The art historian and restoration theorist, Cesare Brandi, referred to this complex work in scholarly terms, defining it as "the methodological moment of recognising a work of art as a physical entity and the duality of its historic nature and its aesthetic nature, with a view to passing it on to future generations" – no small responsibility. The eminent specialist added another aspect that he regarded as essential: "We restore only the material of a work of art." Over time, however, other theories have defended the notion of "innovative restoration": using additional elements, so it becomes a genuine re-creation. In any event, this too is directly concerned with artistic aspects and knowledge over and above the craftsman’s skill, whereas maintenance and restructuring are operations that relate more to the superficial and structural aspects of an artistic or architectural work. By contrast, a restorer seeks obsessively to return a work to its initial state. A number of people at certain times have promoted the idea of improving and reassessing, but it’s always an impossible task: ultimately, the work will, in any case, be something else, different from the original, a bit like when literature is translated from one language into another – something always slips between the cracks.
Economising on materials or people
Donatella says that the most important work she has done was on the Cantelma Chapel in the Basilica of Sant’Andrea in Mantua: "There are wall decorations and tombstones, and the vault is decorated with rosettes: I worked there for four months."
Gianluigi Colaucci, one of the greatest Italian restorers, noted that, "To a certain extent, each restoration is unique. Techniques can be performed again and again, but every work is a complex whole that requires specif- ic, original interventions." According to Colaucci, it is necessary "to delve as deeply as possible into the work by getting to know it and analysing it, studying its creator and history, committing details to memory and taking notes for the future".
Donatella and I continue chatting, and when I ask her about the current situation of people who have chosen this trade, she confirms that the work is insecure and underpaid. "Sub-contracting means that up to 40% of the work is awarded to third parties. The youngest earn very little, some even less than 1000 euros; I personally get 2000," she says with an air of satisfaction. "We earn less now than we used to. The 'best price' policy in tenders is horrifying: you have to economise either on materials or on people." The best price rule is in the "backlog buster" decree, which became law in June 2019 and embodied the declared intentions of the Lega and Five Star Movement government. The provision has reduced the quality of interventions, encouraged malpractice and the black market, and endangered safety and environmental standards.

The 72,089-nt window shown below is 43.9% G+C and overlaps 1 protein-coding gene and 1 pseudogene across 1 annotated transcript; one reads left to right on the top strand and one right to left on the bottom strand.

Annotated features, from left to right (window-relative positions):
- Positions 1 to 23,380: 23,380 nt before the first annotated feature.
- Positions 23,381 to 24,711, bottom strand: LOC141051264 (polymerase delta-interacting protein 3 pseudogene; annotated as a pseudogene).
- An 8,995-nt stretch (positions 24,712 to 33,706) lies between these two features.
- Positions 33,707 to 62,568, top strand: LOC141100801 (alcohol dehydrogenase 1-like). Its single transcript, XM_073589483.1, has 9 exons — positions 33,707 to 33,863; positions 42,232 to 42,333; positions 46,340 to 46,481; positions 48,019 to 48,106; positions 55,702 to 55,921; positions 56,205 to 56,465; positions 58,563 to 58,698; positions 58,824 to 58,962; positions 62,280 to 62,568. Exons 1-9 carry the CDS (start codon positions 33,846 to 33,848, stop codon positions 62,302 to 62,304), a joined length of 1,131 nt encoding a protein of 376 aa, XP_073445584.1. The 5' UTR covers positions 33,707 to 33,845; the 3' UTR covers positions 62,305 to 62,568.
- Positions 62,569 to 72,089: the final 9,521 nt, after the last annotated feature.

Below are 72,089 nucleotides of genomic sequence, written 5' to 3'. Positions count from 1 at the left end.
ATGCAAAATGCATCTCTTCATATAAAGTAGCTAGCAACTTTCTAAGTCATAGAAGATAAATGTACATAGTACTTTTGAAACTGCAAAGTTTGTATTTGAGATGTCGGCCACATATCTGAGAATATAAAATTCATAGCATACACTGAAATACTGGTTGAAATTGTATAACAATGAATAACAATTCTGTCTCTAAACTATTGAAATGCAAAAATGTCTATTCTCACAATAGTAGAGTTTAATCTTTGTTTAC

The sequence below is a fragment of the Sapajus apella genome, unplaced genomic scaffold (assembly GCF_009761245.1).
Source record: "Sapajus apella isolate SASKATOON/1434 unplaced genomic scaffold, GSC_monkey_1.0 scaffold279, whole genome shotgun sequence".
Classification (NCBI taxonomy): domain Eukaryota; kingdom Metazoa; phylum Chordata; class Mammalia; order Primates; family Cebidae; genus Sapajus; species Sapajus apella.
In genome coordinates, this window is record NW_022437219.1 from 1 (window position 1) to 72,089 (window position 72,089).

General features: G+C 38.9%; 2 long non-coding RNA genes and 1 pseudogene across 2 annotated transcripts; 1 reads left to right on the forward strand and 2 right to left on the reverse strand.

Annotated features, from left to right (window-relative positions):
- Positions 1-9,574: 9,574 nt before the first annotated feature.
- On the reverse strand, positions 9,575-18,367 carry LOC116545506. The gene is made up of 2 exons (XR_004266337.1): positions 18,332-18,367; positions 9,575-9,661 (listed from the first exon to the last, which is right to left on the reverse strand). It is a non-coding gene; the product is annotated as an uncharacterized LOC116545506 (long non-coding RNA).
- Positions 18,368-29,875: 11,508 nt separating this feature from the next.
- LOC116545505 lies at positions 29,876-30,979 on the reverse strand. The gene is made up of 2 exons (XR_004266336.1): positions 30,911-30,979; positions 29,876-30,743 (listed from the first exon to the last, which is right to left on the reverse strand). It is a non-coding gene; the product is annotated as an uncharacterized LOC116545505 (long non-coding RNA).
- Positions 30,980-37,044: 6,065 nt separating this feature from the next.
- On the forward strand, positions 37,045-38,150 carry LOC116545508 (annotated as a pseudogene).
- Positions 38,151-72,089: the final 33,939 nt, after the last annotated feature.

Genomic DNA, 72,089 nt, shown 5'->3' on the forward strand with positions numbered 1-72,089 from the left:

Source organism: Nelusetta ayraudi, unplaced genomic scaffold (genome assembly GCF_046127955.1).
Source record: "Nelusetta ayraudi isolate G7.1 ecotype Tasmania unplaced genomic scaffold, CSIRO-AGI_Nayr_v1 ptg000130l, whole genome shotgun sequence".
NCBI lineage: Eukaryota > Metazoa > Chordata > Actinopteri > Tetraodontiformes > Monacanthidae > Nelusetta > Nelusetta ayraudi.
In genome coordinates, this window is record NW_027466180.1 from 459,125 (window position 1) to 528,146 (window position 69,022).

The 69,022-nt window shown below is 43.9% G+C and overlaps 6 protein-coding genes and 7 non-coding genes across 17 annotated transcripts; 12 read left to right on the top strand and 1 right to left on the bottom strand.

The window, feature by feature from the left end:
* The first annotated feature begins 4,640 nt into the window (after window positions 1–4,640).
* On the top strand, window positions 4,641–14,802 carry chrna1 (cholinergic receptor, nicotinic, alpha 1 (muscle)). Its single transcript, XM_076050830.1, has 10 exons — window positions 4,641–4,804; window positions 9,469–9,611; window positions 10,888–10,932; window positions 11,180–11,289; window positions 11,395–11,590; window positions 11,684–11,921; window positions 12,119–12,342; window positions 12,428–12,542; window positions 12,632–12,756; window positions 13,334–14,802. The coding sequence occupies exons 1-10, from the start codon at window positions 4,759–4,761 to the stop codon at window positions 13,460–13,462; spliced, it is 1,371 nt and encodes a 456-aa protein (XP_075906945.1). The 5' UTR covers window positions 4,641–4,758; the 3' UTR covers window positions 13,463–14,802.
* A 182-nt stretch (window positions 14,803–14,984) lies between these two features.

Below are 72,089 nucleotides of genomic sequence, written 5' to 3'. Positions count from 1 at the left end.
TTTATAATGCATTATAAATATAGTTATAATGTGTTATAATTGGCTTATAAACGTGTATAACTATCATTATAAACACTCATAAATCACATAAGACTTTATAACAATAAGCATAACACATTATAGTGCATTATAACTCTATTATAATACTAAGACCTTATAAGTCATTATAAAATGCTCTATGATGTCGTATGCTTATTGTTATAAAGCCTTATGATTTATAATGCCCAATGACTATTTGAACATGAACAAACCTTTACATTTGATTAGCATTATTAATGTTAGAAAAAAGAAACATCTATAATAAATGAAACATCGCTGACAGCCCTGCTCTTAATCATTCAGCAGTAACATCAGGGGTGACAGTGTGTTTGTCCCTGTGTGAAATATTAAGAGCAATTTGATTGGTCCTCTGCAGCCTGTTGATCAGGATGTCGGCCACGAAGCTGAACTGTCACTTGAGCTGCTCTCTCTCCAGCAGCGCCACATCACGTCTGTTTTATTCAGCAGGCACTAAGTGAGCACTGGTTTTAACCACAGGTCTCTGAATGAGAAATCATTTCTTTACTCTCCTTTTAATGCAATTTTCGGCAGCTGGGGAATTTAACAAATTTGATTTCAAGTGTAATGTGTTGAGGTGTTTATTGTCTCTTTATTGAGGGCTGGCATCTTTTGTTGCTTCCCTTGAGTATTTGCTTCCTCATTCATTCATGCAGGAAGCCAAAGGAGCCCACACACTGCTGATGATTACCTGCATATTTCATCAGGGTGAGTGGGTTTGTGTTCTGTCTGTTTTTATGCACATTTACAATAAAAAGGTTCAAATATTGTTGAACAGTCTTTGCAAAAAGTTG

There are, however, controls in place. "Quality control is performed at the outset by the Supervisory Authority, who can demand significant changes," Donatella explains. "Then there are regular inspections along the way to establish how work has progressed." The serious nature of the enterprise is no laughing matter. "This is a very unforgiving job if you don’t adhere to the time needed for mortar consolidation." Everything hinges on each operation being performed correctly. Donatella continues her line of argument as if talking to herself, as if using a mnemonic: "Clean, consolidate, remove jointing." But the whole process begins well beforehand when the work to be restored undergoes a "health check". Like an attentive doctor would do, a visual examination is performed (for example, finger-tapping on a plaster surface) and then chemical analyses are conducted to provide all the information required to formulate a premise for intervention.
Often the restoration of iconic works such as Leonardo da Vinci’s The Last Supper is extremely complex. When creating the work, the brilliant artist used a dry tempera technique that did not bind the colour to the wall. Thus, when restorer Pinin Brambilla Barcilon set out to make a decorative intervention, she was faced with what she called "a complex pictorial amalgam" and it took her 22 years to finish the work. She managed to complete it only by using the first scanning microscopes that were able to produce images to a magnification of 2 000 times greater than the actual size. In the late 1980s, the restoration of Michelangelo’s Sistine Chapel frescoes provoked irritation and led to acerbic comments by James Beck, a specialist in Renaissance art and founder of the pressure group Art-Watch International whose aim is to combat irresponsible practices in the art world. Andy Warhol wrote to Pope Jean-Paul II asking him to stop the works. "Because of the techniques used, typically cleaning, integration with watercolours and gouaches and finishing with varnish pigments that attenuate and homogenise tones, the restored tableaux all look alike. There is a harmony between them: they all speak a modern language, the language of restoration. The intervention is clear to see," he controversially wrote.